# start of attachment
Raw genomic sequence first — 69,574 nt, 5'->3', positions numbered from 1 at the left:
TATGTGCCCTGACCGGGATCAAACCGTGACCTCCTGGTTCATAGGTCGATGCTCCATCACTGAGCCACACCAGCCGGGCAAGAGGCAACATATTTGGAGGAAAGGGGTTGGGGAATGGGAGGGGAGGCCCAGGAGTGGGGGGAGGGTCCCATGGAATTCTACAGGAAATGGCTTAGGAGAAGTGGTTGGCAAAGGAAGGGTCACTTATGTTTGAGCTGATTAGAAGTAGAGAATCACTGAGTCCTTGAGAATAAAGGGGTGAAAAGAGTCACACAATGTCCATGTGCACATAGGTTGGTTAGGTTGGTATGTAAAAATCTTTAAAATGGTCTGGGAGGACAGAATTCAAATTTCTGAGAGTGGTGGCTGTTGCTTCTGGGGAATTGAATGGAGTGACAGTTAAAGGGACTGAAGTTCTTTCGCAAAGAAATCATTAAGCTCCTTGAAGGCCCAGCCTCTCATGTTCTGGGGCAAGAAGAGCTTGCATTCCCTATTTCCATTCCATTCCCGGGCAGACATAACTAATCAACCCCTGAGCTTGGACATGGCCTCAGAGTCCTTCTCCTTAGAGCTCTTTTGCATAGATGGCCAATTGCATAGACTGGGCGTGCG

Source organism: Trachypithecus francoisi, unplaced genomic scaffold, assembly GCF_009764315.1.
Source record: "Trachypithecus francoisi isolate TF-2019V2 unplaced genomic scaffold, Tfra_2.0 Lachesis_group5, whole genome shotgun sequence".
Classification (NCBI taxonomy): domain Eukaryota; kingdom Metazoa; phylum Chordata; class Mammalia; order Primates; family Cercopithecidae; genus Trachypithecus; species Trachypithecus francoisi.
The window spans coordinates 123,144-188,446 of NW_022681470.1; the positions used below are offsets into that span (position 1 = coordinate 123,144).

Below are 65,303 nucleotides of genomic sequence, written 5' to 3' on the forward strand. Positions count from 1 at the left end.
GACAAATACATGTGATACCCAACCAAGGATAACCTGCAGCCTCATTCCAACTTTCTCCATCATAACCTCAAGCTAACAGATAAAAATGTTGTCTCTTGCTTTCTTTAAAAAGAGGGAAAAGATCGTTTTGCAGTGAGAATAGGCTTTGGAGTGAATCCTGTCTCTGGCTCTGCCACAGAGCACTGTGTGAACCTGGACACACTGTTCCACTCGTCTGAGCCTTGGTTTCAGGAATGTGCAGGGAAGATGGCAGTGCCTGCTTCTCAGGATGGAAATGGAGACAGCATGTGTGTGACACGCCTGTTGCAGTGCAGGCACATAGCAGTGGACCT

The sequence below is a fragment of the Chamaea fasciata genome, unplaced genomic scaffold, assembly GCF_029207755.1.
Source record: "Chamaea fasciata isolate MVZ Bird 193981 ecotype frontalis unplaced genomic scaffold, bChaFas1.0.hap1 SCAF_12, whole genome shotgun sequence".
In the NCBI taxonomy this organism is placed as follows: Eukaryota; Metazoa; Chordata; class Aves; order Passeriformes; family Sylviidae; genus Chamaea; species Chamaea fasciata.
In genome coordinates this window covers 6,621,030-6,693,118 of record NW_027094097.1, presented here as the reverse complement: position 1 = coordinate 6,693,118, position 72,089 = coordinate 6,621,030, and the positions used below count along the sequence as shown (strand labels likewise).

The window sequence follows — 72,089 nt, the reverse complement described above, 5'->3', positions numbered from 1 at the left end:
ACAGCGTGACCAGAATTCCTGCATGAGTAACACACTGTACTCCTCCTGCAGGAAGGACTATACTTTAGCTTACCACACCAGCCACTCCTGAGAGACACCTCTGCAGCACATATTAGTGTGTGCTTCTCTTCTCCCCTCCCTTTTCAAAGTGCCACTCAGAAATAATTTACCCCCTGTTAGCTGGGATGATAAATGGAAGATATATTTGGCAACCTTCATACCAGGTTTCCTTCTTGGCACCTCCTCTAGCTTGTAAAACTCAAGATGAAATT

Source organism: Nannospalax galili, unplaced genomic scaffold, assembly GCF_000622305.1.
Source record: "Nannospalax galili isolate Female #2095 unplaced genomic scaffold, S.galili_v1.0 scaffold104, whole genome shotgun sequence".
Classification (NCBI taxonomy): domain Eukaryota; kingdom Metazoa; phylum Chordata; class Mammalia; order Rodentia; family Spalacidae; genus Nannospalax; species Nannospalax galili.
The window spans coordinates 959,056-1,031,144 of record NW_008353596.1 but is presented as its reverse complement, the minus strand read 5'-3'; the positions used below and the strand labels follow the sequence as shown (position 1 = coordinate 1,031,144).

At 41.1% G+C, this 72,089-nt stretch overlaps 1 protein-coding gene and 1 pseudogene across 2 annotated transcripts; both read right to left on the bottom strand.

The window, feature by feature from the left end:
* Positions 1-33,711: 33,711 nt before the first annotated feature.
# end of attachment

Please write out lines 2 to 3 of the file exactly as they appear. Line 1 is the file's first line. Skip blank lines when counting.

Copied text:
TATGTGCCCTGACCGGGATCAAACCGTGACCTCCTGGTTCATAGGTCGATGCTCCATCACTGAGCCACACCAGCCGGGCAAGAGGCAACATATTTGGAGGAAAGGGGTTGGGGAATGGGAGGGGAGGCCCAGGAGTGGGGGGAGGGTCCCATGGAATTCTACAGGAAATGGCTTAGGAGAAGTGGTTGGCAAAGGAAGGGTCACTTATGTTTGAGCTGATTAGAAGTAGAGAATCACTGAGTCCTTGAGAATAAAGGGGTGAAAAGAGTCACACAATGTCCATGTGCACATAGGTTGGTTAGGTTGGTATGTAAAAATCTTTAAAATGGTCTGGGAGGACAGAATTCAAATTTCTGAGAGTGGTGGCTGTTGCTTCTGGGGAATTGAATGGAGTGACAGTTAAAGGGACTGAAGTTCTTTCGCAAAGAAATCATTAAGCTCCTTGAAGGCCCAGCCTCTCATGTTCTGGGGCAAGAAGAGCTTGCATTCCCTATTTCCATTCCATTCCCGGGCAGACATAACTAATCAACCCCTGAGCTTGGACATGGCCTCAGAGTCCTTCTCCTTAGAGCTCTTTTGCATAGATGGCCAATTGCATAGACTGGGCGTGCG

Source organism: Trachypithecus francoisi, unplaced genomic scaffold, assembly GCF_009764315.1.